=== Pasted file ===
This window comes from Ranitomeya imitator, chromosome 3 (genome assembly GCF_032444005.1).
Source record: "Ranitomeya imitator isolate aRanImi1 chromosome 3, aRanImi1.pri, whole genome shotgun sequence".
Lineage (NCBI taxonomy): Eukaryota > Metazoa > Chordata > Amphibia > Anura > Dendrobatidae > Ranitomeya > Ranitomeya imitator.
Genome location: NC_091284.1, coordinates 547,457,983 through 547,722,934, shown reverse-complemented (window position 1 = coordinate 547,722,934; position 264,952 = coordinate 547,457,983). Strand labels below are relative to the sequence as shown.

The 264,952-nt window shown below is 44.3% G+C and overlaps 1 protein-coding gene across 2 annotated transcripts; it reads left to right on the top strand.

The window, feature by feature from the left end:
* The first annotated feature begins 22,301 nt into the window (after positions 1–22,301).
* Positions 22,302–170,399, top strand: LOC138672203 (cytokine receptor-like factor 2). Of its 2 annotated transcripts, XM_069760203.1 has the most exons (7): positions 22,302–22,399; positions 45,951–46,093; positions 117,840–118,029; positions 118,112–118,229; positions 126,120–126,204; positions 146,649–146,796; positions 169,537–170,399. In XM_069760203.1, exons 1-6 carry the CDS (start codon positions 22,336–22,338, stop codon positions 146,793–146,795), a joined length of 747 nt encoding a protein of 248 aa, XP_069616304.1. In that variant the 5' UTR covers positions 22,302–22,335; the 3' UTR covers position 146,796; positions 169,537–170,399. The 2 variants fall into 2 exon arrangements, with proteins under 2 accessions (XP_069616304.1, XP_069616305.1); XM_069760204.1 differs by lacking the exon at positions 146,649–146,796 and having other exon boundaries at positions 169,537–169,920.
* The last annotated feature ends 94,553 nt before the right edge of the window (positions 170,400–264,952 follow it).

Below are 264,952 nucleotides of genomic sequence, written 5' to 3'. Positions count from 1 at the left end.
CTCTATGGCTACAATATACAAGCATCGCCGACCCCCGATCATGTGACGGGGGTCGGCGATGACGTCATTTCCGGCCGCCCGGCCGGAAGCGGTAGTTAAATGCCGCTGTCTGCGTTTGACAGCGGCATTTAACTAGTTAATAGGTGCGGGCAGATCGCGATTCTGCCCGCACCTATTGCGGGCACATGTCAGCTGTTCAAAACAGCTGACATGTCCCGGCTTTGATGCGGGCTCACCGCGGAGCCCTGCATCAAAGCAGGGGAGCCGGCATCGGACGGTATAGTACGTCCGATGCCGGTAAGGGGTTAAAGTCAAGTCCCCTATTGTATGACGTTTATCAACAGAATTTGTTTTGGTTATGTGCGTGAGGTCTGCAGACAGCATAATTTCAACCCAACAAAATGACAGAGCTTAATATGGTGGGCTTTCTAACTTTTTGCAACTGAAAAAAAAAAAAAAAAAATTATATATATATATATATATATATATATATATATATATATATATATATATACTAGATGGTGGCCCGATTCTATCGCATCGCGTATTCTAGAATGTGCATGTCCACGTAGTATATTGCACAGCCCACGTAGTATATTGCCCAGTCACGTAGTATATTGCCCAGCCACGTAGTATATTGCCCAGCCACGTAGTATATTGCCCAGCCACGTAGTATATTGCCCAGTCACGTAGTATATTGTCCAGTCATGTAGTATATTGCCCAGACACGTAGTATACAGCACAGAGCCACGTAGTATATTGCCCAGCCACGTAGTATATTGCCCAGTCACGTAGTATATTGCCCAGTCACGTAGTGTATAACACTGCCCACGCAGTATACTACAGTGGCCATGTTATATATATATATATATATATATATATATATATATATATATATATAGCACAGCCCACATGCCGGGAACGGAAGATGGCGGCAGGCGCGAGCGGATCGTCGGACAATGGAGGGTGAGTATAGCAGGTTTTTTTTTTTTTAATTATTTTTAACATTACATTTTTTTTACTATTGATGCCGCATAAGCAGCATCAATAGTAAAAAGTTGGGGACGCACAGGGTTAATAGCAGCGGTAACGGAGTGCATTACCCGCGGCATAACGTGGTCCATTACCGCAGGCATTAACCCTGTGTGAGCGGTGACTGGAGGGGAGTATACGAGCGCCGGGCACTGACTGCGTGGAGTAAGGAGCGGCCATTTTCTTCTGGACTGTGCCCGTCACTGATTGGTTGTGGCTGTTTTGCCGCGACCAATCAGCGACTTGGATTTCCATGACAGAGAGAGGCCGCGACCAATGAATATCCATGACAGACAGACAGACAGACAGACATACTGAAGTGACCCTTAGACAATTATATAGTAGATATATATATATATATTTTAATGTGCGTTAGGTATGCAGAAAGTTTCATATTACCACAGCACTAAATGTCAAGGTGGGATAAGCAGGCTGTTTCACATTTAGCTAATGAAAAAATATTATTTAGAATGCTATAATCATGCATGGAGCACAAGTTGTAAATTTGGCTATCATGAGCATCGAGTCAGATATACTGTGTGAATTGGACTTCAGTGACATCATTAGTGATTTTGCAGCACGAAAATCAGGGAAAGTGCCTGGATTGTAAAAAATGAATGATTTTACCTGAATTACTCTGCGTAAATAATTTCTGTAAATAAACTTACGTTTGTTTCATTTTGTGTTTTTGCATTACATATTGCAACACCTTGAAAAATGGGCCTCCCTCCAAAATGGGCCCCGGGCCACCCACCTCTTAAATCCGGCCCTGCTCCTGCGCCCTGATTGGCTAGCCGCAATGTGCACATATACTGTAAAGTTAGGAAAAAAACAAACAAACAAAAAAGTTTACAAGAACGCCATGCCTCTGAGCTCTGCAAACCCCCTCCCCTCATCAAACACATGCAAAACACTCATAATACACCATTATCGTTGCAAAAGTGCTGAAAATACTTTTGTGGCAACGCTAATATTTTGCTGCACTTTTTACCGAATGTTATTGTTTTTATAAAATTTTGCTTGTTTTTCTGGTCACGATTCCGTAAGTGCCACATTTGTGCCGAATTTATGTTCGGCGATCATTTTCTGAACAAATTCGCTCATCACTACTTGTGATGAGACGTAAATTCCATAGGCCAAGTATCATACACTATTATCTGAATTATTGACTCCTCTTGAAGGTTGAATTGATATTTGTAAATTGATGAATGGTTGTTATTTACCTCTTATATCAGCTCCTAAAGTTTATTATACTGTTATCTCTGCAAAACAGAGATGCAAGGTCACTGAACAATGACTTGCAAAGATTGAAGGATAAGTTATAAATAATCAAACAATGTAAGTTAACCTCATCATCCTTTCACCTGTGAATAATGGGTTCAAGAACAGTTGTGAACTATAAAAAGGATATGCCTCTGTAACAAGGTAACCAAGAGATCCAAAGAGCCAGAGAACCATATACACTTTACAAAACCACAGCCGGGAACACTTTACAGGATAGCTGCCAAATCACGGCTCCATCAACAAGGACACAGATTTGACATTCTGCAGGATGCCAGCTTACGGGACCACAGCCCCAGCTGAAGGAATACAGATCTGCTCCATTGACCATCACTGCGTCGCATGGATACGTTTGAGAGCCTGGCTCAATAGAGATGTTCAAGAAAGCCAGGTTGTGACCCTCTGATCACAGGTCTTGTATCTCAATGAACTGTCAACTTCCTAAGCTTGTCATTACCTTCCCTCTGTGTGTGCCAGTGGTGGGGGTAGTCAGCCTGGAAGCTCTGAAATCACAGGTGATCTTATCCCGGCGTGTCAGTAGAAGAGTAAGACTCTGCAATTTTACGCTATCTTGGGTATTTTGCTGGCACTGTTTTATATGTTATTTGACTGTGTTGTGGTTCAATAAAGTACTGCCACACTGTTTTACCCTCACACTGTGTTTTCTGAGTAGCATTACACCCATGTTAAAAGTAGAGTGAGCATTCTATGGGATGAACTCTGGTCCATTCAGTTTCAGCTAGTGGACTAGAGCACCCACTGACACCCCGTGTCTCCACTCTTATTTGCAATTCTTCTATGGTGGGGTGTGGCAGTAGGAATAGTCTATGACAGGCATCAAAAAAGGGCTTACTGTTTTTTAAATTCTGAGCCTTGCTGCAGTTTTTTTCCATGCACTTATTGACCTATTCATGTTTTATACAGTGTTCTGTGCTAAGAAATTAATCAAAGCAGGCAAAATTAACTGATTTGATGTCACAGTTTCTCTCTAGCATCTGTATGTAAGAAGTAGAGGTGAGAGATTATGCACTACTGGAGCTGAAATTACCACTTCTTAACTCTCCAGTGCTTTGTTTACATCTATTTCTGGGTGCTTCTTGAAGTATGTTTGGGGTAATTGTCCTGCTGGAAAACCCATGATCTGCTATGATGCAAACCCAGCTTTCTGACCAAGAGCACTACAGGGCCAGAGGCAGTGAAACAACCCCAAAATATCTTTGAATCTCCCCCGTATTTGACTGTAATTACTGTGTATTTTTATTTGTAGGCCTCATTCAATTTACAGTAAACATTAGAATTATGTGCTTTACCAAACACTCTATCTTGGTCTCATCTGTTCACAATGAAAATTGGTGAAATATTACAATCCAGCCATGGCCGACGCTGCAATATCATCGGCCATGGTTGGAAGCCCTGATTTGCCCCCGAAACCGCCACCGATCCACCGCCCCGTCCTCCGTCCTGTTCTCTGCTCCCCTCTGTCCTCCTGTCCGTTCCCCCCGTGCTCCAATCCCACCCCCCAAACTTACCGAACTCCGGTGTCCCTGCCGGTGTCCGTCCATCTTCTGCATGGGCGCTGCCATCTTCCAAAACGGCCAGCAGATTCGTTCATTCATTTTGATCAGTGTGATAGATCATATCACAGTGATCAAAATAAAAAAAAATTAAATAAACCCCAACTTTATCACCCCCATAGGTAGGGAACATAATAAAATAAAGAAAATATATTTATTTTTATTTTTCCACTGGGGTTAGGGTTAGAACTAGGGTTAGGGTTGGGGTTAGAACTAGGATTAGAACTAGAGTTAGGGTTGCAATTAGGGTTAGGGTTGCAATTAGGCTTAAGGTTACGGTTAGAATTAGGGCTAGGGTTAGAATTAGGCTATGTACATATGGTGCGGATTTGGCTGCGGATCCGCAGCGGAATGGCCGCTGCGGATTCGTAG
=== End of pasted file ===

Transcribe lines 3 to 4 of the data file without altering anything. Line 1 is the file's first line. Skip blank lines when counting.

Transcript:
Lineage (NCBI taxonomy): Eukaryota > Metazoa > Chordata > Amphibia > Anura > Dendrobatidae > Ranitomeya > Ranitomeya imitator.
Genome location: NC_091284.1, coordinates 547,457,983 through 547,722,934, shown reverse-complemented (window position 1 = coordinate 547,722,934; position 264,952 = coordinate 547,457,983). Strand labels below are relative to the sequence as shown.